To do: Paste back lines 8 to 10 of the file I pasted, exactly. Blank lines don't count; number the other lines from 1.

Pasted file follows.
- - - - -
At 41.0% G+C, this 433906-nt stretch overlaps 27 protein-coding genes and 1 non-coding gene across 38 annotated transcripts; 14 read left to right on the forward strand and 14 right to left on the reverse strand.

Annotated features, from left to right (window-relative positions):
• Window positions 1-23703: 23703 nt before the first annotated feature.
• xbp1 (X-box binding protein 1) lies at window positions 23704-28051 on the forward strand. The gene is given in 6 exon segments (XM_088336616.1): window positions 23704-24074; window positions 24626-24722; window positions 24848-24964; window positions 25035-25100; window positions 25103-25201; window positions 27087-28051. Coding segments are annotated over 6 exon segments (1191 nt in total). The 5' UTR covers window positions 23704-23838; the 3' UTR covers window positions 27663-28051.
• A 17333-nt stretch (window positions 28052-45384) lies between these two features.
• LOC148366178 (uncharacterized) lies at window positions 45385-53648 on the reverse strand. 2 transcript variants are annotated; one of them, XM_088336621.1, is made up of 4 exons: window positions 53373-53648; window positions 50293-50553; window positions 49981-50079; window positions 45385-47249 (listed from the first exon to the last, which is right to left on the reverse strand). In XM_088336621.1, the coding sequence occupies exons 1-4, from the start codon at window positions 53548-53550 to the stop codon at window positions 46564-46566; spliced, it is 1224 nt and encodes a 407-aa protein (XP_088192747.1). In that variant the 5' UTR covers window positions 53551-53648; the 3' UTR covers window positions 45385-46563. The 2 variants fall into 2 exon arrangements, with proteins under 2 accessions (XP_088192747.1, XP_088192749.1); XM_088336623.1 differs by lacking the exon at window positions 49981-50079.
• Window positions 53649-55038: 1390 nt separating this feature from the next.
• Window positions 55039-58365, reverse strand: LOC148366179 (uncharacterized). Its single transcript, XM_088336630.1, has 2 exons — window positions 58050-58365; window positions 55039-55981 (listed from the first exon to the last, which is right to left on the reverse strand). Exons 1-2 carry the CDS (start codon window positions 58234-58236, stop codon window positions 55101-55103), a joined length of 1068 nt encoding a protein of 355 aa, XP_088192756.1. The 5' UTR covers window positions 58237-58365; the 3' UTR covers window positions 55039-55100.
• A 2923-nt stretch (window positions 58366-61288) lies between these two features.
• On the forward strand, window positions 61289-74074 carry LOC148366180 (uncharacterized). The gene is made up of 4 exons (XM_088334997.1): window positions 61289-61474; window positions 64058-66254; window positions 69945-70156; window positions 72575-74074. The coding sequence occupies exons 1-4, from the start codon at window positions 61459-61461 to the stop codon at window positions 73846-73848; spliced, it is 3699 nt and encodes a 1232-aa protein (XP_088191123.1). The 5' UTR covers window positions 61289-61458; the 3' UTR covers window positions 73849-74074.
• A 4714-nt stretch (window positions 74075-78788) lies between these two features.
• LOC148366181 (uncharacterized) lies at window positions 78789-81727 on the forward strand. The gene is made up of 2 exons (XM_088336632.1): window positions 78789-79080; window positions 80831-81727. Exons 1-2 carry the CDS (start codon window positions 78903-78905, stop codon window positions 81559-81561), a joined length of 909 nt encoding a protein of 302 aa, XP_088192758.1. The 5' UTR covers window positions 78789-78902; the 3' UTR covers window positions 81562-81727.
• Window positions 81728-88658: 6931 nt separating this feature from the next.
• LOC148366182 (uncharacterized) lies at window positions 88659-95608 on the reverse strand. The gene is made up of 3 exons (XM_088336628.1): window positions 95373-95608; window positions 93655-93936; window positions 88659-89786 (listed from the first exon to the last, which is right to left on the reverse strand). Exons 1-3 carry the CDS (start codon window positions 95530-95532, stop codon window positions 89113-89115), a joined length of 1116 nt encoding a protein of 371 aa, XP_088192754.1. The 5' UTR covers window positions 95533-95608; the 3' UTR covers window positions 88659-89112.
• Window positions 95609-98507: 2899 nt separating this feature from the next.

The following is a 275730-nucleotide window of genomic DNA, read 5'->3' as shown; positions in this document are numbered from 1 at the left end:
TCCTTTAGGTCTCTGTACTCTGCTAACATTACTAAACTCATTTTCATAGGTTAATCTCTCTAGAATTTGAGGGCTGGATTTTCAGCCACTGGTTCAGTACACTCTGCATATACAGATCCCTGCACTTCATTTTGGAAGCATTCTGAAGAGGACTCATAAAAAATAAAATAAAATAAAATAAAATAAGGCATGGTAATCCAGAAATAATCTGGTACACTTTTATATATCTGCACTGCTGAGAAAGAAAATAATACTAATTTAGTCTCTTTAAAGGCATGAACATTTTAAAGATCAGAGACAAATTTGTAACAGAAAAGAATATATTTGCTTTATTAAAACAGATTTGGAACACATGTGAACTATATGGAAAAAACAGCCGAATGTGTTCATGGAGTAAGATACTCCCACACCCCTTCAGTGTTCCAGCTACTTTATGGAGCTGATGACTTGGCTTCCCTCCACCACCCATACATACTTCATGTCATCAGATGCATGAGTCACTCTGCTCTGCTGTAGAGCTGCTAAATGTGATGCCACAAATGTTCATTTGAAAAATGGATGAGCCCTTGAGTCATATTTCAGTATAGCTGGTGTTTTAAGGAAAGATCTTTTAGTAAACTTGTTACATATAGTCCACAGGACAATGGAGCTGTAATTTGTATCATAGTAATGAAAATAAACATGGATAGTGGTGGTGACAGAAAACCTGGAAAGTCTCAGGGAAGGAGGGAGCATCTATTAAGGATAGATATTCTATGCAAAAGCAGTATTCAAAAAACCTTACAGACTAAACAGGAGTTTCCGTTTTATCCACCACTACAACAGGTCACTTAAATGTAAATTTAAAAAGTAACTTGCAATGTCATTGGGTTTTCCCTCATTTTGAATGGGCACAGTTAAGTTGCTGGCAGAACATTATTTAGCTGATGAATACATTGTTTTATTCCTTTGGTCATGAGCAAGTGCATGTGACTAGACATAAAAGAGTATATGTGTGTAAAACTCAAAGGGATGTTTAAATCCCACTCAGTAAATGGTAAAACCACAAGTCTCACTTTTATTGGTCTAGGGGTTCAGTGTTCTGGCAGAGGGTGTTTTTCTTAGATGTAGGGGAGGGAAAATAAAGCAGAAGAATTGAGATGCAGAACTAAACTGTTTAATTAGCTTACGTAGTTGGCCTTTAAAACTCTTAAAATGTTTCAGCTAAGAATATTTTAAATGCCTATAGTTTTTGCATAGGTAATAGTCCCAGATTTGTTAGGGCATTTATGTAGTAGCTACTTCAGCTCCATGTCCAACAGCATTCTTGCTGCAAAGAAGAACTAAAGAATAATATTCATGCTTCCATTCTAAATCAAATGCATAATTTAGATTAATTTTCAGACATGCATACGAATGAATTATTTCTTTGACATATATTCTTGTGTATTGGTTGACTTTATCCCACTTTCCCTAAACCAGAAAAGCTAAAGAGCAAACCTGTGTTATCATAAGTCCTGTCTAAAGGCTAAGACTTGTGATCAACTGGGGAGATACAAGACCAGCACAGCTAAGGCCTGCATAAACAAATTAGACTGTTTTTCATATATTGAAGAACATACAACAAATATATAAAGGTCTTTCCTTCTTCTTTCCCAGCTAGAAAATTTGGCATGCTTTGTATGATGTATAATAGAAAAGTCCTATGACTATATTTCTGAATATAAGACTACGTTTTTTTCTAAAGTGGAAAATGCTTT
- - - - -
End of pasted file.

• Window positions 55039-58365, reverse strand: LOC148366179 (uncharacterized). Its single transcript, XM_088336630.1, has 2 exons — window positions 58050-58365; window positions 55039-55981 (listed from the first exon to the last, which is right to left on the reverse strand). Exons 1-2 carry the CDS (start codon window positions 58234-58236, stop codon window positions 55101-55103), a joined length of 1068 nt encoding a protein of 355 aa, XP_088192756.1. The 5' UTR covers window positions 58237-58365; the 3' UTR covers window positions 55039-55100.
• A 2923-nt stretch (window positions 58366-61288) lies between these two features.
• On the forward strand, window positions 61289-74074 carry LOC148366180 (uncharacterized). The gene is made up of 4 exons (XM_088334997.1): window positions 61289-61474; window positions 64058-66254; window positions 69945-70156; window positions 72575-74074. The coding sequence occupies exons 1-4, from the start codon at window positions 61459-61461 to the stop codon at window positions 73846-73848; spliced, it is 3699 nt and encodes a 1232-aa protein (XP_088191123.1). The 5' UTR covers window positions 61289-61458; the 3' UTR covers window positions 73849-74074.